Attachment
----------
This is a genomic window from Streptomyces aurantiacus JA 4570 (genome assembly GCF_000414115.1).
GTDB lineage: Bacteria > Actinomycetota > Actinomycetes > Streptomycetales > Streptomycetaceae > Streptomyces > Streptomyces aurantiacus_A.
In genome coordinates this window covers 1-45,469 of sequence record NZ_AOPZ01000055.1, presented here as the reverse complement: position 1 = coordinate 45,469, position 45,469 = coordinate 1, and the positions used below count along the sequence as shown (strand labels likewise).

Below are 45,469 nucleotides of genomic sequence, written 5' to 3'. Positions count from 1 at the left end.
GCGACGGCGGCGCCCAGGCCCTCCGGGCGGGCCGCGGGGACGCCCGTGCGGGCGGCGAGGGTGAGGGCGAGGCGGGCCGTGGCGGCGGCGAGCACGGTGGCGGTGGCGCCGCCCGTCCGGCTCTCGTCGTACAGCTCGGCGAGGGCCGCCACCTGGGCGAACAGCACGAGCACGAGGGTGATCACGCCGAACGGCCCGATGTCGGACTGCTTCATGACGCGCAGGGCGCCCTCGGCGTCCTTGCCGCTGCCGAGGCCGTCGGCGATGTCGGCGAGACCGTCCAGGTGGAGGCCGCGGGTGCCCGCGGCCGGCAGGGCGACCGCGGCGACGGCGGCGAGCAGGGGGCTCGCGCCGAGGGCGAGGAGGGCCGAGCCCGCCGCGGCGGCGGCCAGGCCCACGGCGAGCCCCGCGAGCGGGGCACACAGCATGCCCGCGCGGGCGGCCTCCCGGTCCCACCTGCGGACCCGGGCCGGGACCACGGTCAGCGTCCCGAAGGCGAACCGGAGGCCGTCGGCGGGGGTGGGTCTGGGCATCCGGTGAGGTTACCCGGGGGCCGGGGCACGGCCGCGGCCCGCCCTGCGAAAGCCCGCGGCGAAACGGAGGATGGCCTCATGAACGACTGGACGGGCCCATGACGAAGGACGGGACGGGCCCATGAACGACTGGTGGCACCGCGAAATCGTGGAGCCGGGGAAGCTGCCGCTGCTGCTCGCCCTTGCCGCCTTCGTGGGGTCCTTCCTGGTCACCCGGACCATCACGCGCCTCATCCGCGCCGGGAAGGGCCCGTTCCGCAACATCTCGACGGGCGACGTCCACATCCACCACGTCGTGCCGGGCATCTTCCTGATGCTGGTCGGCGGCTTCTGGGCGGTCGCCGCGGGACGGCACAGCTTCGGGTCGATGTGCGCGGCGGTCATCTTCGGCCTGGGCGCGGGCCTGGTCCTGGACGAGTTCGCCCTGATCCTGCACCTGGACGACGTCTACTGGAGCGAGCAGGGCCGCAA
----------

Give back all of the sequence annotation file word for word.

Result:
This is a genomic window from Streptomyces aurantiacus JA 4570 (genome assembly GCF_000414115.1).
GTDB lineage: Bacteria > Actinomycetota > Actinomycetes > Streptomycetales > Streptomycetaceae > Streptomyces > Streptomyces aurantiacus_A.
In genome coordinates this window covers 1-45,469 of sequence record NZ_AOPZ01000055.1, presented here as the reverse complement: position 1 = coordinate 45,469, position 45,469 = coordinate 1, and the positions used below count along the sequence as shown (strand labels likewise).

Below are 45,469 nucleotides of genomic sequence, written 5' to 3'. Positions count from 1 at the left end.
GCGACGGCGGCGCCCAGGCCCTCCGGGCGGGCCGCGGGGACGCCCGTGCGGGCGGCGAGGGTGAGGGCGAGGCGGGCCGTGGCGGCGGCGAGCACGGTGGCGGTGGCGCCGCCCGTCCGGCTCTCGTCGTACAGCTCGGCGAGGGCCGCCACCTGGGCGAACAGCACGAGCACGAGGGTGATCACGCCGAACGGCCCGATGTCGGACTGCTTCATGACGCGCAGGGCGCCCTCGGCGTCCTTGCCGCTGCCGAGGCCGTCGGCGATGTCGGCGAGACCGTCCAGGTGGAGGCCGCGGGTGCCCGCGGCCGGCAGGGCGACCGCGGCGACGGCGGCGAGCAGGGGGCTCGCGCCGAGGGCGAGGAGGGCCGAGCCCGCCGCGGCGGCGGCCAGGCCCACGGCGAGCCCCGCGAGCGGGGCACACAGCATGCCCGCGCGGGCGGCCTCCCGGTCCCACCTGCGGACCCGGGCCGGGACCACGGTCAGCGTCCCGAAGGCGAACCGGAGGCCGTCGGCGGGGGTGGGTCTGGGCATCCGGTGAGGTTACCCGGGGGCCGGGGCACGGCCGCGGCCCGCCCTGCGAAAGCCCGCGGCGAAACGGAGGATGGCCTCATGAACGACTGGACGGGCCCATGACGAAGGACGGGACGGGCCCATGAACGACTGGTGGCACCGCGAAATCGTGGAGCCGGGGAAGCTGCCGCTGCTGCTCGCCCTTGCCGCCTTCGTGGGGTCCTTCCTGGTCACCCGGACCATCACGCGCCTCATCCGCGCCGGGAAGGGCCCGTTCCGCAACATCTCGACGGGCGACGTCCACATCCACCACGTCGTGCCGGGCATCTTCCTGATGCTGGTCGGCGGCTTCTGGGCGGTCGCCGCGGGACGGCACAGCTTCGGGTCGATGTGCGCGGCGGTCATCTTCGGCCTGGGCGCGGGCCTGGTCCTGGACGAGTTCGCCCTGATCCTGCACCTGGACGACGTCTACTGGAGCGAGCAGGGCCGCAA